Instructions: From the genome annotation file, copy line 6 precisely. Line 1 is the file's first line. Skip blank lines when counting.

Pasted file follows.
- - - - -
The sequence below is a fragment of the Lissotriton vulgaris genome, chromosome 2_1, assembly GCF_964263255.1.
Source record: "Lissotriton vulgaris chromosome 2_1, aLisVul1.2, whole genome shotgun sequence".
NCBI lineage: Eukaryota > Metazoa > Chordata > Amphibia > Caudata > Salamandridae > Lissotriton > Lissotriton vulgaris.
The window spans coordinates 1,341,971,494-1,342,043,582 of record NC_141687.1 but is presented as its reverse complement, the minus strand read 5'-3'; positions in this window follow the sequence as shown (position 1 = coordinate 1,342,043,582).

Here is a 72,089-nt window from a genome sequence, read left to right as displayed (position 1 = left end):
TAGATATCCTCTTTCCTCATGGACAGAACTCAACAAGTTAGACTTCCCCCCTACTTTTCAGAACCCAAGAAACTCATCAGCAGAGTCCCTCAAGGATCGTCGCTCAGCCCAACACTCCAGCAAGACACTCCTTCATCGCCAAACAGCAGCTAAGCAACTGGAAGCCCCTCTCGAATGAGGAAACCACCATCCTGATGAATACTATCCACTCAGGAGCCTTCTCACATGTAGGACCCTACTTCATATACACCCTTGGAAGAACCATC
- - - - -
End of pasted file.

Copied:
TAGATATCCTCTTTCCTCATGGACAGAACTCAACAAGTTAGACTTCCCCCCTACTTTTCAGAACCCAAGAAACTCATCAGCAGAGTCCCTCAAGGATCGTCGCTCAGCCCAACACTCCAGCAAGACACTCCTTCATCGCCAAACAGCAGCTAAGCAACTGGAAGCCCCTCTCGAATGAGGAAACCACCATCCTGATGAATACTATCCACTCAGGAGCCTTCTCACATGTAGGACCCTACTTCATATACACCCTTGGAAGAACCATC